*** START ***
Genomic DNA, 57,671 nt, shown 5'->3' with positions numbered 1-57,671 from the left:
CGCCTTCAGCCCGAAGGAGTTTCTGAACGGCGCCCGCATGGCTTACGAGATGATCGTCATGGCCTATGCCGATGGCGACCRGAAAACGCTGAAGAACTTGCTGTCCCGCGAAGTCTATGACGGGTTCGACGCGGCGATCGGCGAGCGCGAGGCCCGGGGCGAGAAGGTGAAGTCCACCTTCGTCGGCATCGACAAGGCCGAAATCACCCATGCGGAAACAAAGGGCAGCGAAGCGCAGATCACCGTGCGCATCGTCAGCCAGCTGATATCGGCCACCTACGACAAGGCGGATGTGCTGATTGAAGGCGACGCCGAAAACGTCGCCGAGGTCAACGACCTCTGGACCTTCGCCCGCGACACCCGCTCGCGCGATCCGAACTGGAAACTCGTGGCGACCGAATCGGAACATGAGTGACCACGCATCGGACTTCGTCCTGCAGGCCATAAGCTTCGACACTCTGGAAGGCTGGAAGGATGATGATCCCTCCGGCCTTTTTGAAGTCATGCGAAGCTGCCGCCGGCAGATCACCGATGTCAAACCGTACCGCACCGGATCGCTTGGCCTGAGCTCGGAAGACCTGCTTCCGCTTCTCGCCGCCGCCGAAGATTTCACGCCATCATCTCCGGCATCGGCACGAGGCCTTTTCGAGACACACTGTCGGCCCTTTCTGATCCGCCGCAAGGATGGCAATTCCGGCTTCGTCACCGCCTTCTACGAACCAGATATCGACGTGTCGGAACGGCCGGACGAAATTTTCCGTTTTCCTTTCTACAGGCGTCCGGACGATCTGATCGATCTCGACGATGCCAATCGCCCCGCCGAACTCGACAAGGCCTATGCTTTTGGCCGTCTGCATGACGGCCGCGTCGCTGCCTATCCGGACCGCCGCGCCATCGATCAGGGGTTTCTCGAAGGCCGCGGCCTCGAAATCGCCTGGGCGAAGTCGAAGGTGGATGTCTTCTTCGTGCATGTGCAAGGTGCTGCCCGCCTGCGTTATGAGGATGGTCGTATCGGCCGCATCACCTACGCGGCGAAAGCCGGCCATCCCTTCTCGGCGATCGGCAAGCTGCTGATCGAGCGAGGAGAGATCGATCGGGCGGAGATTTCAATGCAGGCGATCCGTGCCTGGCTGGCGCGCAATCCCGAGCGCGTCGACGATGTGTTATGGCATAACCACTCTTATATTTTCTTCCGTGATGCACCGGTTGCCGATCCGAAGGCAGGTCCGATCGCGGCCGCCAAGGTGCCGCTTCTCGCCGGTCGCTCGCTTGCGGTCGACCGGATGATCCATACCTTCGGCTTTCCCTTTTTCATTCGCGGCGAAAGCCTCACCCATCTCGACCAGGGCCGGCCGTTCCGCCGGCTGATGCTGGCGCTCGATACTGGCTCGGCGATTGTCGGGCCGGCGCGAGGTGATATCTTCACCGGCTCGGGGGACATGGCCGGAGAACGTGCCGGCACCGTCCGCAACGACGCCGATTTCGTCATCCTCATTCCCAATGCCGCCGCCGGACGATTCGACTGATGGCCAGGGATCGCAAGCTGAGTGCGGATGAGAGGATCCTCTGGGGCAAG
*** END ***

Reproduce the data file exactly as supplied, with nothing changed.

Genomic DNA, 57,671 nt, shown 5'->3' with positions numbered 1-57,671 from the left:
CGCCTTCAGCCCGAAGGAGTTTCTGAACGGCGCCCGCATGGCTTACGAGATGATCGTCATGGCCTATGCCGATGGCGACCRGAAAACGCTGAAGAACTTGCTGTCCCGCGAAGTCTATGACGGGTTCGACGCGGCGATCGGCGAGCGCGAGGCCCGGGGCGAGAAGGTGAAGTCCACCTTCGTCGGCATCGACAAGGCCGAAATCACCCATGCGGAAACAAAGGGCAGCGAAGCGCAGATCACCGTGCGCATCGTCAGCCAGCTGATATCGGCCACCTACGACAAGGCGGATGTGCTGATTGAAGGCGACGCCGAAAACGTCGCCGAGGTCAACGACCTCTGGACCTTCGCCCGCGACACCCGCTCGCGCGATCCGAACTGGAAACTCGTGGCGACCGAATCGGAACATGAGTGACCACGCATCGGACTTCGTCCTGCAGGCCATAAGCTTCGACACTCTGGAAGGCTGGAAGGATGATGATCCCTCCGGCCTTTTTGAAGTCATGCGAAGCTGCCGCCGGCAGATCACCGATGTCAAACCGTACCGCACCGGATCGCTTGGCCTGAGCTCGGAAGACCTGCTTCCGCTTCTCGCCGCCGCCGAAGATTTCACGCCATCATCTCCGGCATCGGCACGAGGCCTTTTCGAGACACACTGTCGGCCCTTTCTGATCCGCCGCAAGGATGGCAATTCCGGCTTCGTCACCGCCTTCTACGAACCAGATATCGACGTGTCGGAACGGCCGGACGAAATTTTCCGTTTTCCTTTCTACAGGCGTCCGGACGATCTGATCGATCTCGACGATGCCAATCGCCCCGCCGAACTCGACAAGGCCTATGCTTTTGGCCGTCTGCATGACGGCCGCGTCGCTGCCTATCCGGACCGCCGCGCCATCGATCAGGGGTTTCTCGAAGGCCGCGGCCTCGAAATCGCCTGGGCGAAGTCGAAGGTGGATGTCTTCTTCGTGCATGTGCAAGGTGCTGCCCGCCTGCGTTATGAGGATGGTCGTATCGGCCGCATCACCTACGCGGCGAAAGCCGGCCATCCCTTCTCGGCGATCGGCAAGCTGCTGATCGAGCGAGGAGAGATCGATCGGGCGGAGATTTCAATGCAGGCGATCCGTGCCTGGCTGGCGCGCAATCCCGAGCGCGTCGACGATGTGTTATGGCATAACCACTCTTATATTTTCTTCCGTGATGCACCGGTTGCCGATCCGAAGGCAGGTCCGATCGCGGCCGCCAAGGTGCCGCTTCTCGCCGGTCGCTCGCTTGCGGTCGACCGGATGATCCATACCTTCGGCTTTCCCTTTTTCATTCGCGGCGAAAGCCTCACCCATCTCGACCAGGGCCGGCCGTTCCGCCGGCTGATGCTGGCGCTCGATACTGGCTCGGCGATTGTCGGGCCGGCGCGAGGTGATATCTTCACCGGCTCGGGGGACATGGCCGGAGAACGTGCCGGCACCGTCCGCAACGACGCCGATTTCGTCATCCTCATTCCCAATGCCGCCGCCGGACGATTCGACTGATGGCCAGGGATCGCAAGCTGAGTGCGGATGAGAGGATCCTCTGGGGCAAG